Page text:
Dave Ramsey Comments on Full-Time RV Life
He’s one of the most popular figures in the world of personal finance. And now, Dave Ramsey is weighing in on RV life. So what’s his advice for fans considering going full-time, especially those doing it to save money? Let’s take a look at his recent comments on the topic.
What Ramsey Says About Full-Time RV Living
Dave Ramsey took a call on a recent show from a man with a wife and two young kids. He was considering taking advantage of the hot housing market, selling their home, and living full-time in an RV to get out of debt.
Ramsey’s opinion? A firm “no.” His first two reasons? “Four and six” — the ages of the man’s two children. Ramsey said an RV wouldn’t provide enough space for the family to live comfortably. He also pointed out that RVs depreciate, whereas homes gain value.
The caller said he didn’t have any payments on the RV. Still, Ramsey reiterated his concerns about living in a relatively small space with a young family, even for a year or two. He said switching to full-time RV life wouldn’t be a financial windfall. He also pointed out that many people choose the RV lifestyle for non-monetary reasons.
Who Is Dave Ramsey?
Dave Ramsey is a media personality and bestselling author. He’s best known for giving financial advice on his popular call-in radio show, “The Ramsey Show.” Ramsey counsels callers on how to get out of debt and other difficult financial situations.
He leans on personal experience for this. Ramsey lost everything as a result of poor financial decisions and too much debt. He used the lessons learned from that to found The Lampo Group (now known as Ramsey Solutions.) The company provides “biblically-based, commonsense education and empowerment that give hope to everyone in every walk of life.” Since 1992, Ramsey has hosted a popular daily personal finance radio show. He’s written nearly a dozen books, including several for children.
Does Full-Time RVing Make Financial Sense?
Full-time RVing can make financial sense. But living in an RV doesn’t automatically save you money or work as a long-term financial plan.
Part of whether becoming a full-timer makes financial sense depends on your current living costs and the general cost of living in your area. Someone paying $2,500 a month for a luxury apartment may be able to save quite a bit by switching to an RV. However, those with an $800 mortgage on a modest house may not see any savings or even find that RVing costs more!
It’s also crucial to define what “full-time RVing” means. Are you traveling around the country, eating at local restaurants, and seeing all the top attractions? Or are you staying in one location at a local RV park, continuing your life as normal? Full-time RVing can make much more financial sense in the latter situation. However, this isn’t the lifestyle that many RVers are looking for when they dream about going full-time.
There’s also the long-term to consider. As Ramsey briefly mentions in his response, RVs are depreciated assets, which means they will almost always lose value over time. This means your overall net worth will decrease every year, even if you maintain your other spending and saving habits.
Homeowners, on the other hand, generally see their homes gain value over time. Add in the tax advantages and equity, and it’s easy to see how many homeowners greatly increase their wealth. Renters may find themselves in either category, especially if they finance their RV. They’ll gain equity in an asset as they pay their loan, but the depreciation can overwhelm this gain.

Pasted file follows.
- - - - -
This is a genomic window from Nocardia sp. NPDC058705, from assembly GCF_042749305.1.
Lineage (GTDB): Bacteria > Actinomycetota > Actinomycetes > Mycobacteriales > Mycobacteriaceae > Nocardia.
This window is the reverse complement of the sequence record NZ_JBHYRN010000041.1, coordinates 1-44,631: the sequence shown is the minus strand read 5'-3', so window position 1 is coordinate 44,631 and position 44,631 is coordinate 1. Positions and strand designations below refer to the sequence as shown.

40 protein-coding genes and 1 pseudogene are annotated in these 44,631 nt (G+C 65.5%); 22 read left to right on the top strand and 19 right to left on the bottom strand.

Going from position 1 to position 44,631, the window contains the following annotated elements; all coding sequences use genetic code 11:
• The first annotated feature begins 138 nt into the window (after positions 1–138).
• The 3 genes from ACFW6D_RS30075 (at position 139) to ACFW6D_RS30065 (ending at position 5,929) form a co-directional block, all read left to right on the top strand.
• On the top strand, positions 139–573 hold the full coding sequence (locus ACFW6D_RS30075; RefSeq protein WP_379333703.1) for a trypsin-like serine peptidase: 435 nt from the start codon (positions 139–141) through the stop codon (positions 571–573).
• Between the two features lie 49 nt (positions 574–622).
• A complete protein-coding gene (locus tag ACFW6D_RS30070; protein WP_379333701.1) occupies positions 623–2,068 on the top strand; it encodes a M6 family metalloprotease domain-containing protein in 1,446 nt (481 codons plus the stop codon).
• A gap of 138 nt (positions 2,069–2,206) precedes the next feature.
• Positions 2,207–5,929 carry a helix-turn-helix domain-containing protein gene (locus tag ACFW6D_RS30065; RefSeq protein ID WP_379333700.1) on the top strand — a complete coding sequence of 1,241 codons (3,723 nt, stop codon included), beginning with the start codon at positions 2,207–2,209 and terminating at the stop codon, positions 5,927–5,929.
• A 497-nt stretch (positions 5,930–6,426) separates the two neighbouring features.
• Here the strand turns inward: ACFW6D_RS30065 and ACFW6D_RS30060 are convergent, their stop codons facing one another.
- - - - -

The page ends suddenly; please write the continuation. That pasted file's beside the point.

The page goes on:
How Expensive Is Full-Time RVing?
There’s no one simple answer to this. Some folks may choose to live in a small Class B or C RV, while others may spring for a monster Class A or fifth wheel. Your RV itself and whether you have any monthly payments play a significant role in determining your expenses. Along the same line, all full-time RVers need to budget for fuel. However, the actual cost can vary greatly depending on your rig’s gas mileage and how frequently and far you travel.
Perhaps your single most considerable expense as a full-time RVer will be RV park and campground costs. But like your RV, this amount can vary drastically. Budget-minded travelers can stay overnight in Walmart or Cracker Barrel parking lots and look for free camping on federal and other public lands. On the flip side, there are plenty of luxury RV resorts with oceanfront sites, pools and spas, on-site entertainment, and more. These will cost far more, sometimes as much as or more than a standard apartment or house.
Those full-timers hoping to work while on the road will also need to budget for additional cellular or internet service. This can be significantly more expensive than your home internet package. Overall, full-time RVing can range from budget-friendly to far more expensive than a typical house or apartment.
Is Full-Time RVing Worth It to You?
“Worth” may be a subjective concept when it comes to something like living full-time in an RV. While Ramsey believes the quality of life could be the biggest stumbling block for a young family, that’s just his personal preference. Many people with families RV full-time and love the experience. It certainly requires sacrifices and changes to your lifestyle that may or may not be worth it to you personally.
From a financial perspective, it depends on your lifestyle choices and income. Most people with full-time jobs and without a significant amount of debt can RV full-time. While you can live cheaply while full-time RVing, it may not provide you the lifestyle you were hoping for, though.
In the end, the choice is highly individual. Going full-time in an RV might not be a great way out of debt, as Ramsey says, but it can provide other benefits. How has RVing been “worth it” to you?
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